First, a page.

In the past, upper-class citizens would reveal their social rank by having an outfit for every activity of the day: a morning coat, lunchtime coat, shopping suit, bedtime gown and so on. Reiner said we’ve moved further away from that variety, but still use clothes as status symbols.

A shirt from ASRV will cost you about $70, and a pair of high-tech pants go for over $150. Like Lululemon, ASRV sets higher price points because their customers buy stuff in part for the clout — social status, self-worth and the change in how others perceive them.

While some buyers scoff at the lofty prices, others find them more alluring than discouraging.

“Clothes have always been an expression of who we are,” Reiner said. “They boost our confidence and change the way we feel and how other people see us, and this will continue evolving after the pandemic, too.”

Not Your Parent's Tracksuits

The logo for activewear brand Lululemon sort of looks like an upside-down, stylized “U.” In a different light, it also looks like a silhouette of a woman’s wig, or maybe a nondescript Zodiac sign.

The emblem is actually a fancy, modified “A,” the initial for an early name that never caught on — “athletically hip.” Regardless of how it might be (mis)interpreted, the logo is in no danger of going unrecognized: Today Lululemon is worth about $50 billion and is largely credited with making athleisure acceptable in any social setting.

Founded in 1998 by Chip Wilson, Lululemon made athleisure cool. Even 20 years ago, their sweatpants were stylish and their leggings signified status. They sold not only clothing but a lifestyle.

If you wore Lululemon, the idea went, you were fit, chic and had a few bucks.

“Leggings weren’t sloppy anymore after [Lululemon],” Barton said. “They branded it as stuff for a health-conscious person with a Range Rover and a green juice. It’s [someone] trendy, has some money, someone who’s got it together.”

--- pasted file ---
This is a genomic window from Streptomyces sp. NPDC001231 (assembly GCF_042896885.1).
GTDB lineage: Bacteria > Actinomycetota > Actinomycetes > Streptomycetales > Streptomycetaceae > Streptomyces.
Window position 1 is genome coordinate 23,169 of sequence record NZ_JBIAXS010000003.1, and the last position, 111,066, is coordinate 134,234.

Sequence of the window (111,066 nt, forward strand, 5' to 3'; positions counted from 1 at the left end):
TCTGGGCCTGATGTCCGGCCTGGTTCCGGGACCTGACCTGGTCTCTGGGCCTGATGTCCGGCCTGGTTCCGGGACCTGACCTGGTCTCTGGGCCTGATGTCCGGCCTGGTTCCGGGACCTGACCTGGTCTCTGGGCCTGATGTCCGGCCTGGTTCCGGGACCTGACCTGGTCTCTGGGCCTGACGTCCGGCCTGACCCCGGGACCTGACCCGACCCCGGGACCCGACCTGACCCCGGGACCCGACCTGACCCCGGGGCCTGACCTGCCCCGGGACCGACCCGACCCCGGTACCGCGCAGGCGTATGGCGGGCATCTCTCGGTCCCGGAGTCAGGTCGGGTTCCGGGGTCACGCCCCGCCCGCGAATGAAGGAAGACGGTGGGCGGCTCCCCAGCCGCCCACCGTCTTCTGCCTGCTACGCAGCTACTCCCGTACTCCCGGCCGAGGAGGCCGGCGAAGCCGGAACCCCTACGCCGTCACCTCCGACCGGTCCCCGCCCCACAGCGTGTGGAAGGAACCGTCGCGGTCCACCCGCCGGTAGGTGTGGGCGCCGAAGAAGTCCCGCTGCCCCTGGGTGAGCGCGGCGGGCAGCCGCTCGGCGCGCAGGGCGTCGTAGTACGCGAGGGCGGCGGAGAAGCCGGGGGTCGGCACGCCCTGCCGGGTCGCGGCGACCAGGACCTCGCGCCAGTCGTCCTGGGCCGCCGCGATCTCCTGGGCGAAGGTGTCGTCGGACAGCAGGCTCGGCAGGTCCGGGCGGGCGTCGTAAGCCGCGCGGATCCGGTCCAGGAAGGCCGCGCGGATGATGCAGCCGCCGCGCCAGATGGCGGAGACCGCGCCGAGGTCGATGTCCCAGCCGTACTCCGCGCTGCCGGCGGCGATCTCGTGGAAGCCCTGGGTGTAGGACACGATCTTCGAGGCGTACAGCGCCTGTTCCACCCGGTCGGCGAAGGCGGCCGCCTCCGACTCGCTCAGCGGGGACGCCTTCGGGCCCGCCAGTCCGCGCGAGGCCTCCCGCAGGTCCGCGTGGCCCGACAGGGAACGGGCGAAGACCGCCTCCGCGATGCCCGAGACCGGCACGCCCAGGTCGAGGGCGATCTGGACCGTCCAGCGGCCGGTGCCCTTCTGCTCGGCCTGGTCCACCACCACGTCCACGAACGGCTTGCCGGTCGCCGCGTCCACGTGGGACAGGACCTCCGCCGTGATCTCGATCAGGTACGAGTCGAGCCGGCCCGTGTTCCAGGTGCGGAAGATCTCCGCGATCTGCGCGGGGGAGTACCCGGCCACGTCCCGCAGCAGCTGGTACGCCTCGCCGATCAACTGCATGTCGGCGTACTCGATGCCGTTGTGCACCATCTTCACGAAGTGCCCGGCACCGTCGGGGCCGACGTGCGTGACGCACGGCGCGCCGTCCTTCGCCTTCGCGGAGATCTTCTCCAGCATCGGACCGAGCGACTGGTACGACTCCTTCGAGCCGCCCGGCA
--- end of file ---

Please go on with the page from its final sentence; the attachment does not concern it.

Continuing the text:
WATCH: Athleisure surged during the pandemic.

Other companies followed suit. Athleta blossomed alongside Wilson’s company near the turn of the century. Nike and Under Armour increasingly fused their lifestyle and athletic apparel. The yoga-inspired Alo launched in 2007 and Outdoor Voices arrived in 2012.

Within a couple decades, athleisure went from fringe to mainstream as it ate away more of the non-activewear apparel market. Since 2000, athleisure brands have enjoyed success: regular gains in year-over-year sales, company value and revenue.

With COVID-19, their successes became astronomical.

“We are seeing a shift in behavior in terms of working from home, sweating from home and the increased importance of living an active and healthy lifestyle,” said Lululemon CEO Calvin McDonald during an earnings call in 2020.

"We had no problem selling our athleisure [during the pandemic]," — Janis Valdez, Lululemon Educator

Gyms had shut their doors yet more people than ever wore athletic apparel — given that 40% of Americans reported gaining weight during the pandemic, an elastic, more forgiving waistband is welcomed.

Lululemon’s earnings growth topped 400% during the pandemic. Los Angeles-based Lululemon Educator Janis Valdez said the company continued to pay employees even when retail stores closed from March to May 2020.